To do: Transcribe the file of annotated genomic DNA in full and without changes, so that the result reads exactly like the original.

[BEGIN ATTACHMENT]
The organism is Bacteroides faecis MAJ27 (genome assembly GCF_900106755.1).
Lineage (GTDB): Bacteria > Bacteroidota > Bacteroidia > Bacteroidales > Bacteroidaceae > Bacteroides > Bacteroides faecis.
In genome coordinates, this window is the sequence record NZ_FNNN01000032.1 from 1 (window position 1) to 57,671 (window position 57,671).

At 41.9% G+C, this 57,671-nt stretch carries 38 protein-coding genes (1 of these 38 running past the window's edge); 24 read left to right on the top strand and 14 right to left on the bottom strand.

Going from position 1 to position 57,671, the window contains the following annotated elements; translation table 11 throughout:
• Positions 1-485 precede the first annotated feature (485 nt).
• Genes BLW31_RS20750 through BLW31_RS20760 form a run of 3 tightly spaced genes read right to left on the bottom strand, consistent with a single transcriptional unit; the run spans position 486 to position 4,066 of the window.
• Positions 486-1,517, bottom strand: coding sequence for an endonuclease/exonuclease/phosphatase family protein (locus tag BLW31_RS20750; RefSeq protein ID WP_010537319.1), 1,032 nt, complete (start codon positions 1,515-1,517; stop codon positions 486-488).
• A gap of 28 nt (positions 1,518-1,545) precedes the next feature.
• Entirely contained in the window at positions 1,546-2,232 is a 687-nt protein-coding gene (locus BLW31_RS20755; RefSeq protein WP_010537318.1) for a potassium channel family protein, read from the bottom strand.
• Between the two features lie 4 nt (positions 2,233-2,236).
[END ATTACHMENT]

The organism is Bacteroides faecis MAJ27 (genome assembly GCF_900106755.1).
Lineage (GTDB): Bacteria > Bacteroidota > Bacteroidia > Bacteroidales > Bacteroidaceae > Bacteroides > Bacteroides faecis.
In genome coordinates, this window is the sequence record NZ_FNNN01000032.1 from 1 (window position 1) to 57,671 (window position 57,671).

At 41.9% G+C, this 57,671-nt stretch carries 38 protein-coding genes (1 of these 38 running past the window's edge); 24 read left to right on the top strand and 14 right to left on the bottom strand.

Going from position 1 to position 57,671, the window contains the following annotated elements; translation table 11 throughout:
• Positions 1-485 precede the first annotated feature (485 nt).
• Genes BLW31_RS20750 through BLW31_RS20760 form a run of 3 tightly spaced genes read right to left on the bottom strand, consistent with a single transcriptional unit; the run spans position 486 to position 4,066 of the window.
• Positions 486-1,517, bottom strand: coding sequence for an endonuclease/exonuclease/phosphatase family protein (locus tag BLW31_RS20750; RefSeq protein ID WP_010537319.1), 1,032 nt, complete (start codon positions 1,515-1,517; stop codon positions 486-488).
• A gap of 28 nt (positions 1,518-1,545) precedes the next feature.
• Entirely contained in the window at positions 1,546-2,232 is a 687-nt protein-coding gene (locus BLW31_RS20755; RefSeq protein WP_010537318.1) for a potassium channel family protein, read from the bottom strand.
• Between the two features lie 4 nt (positions 2,233-2,236).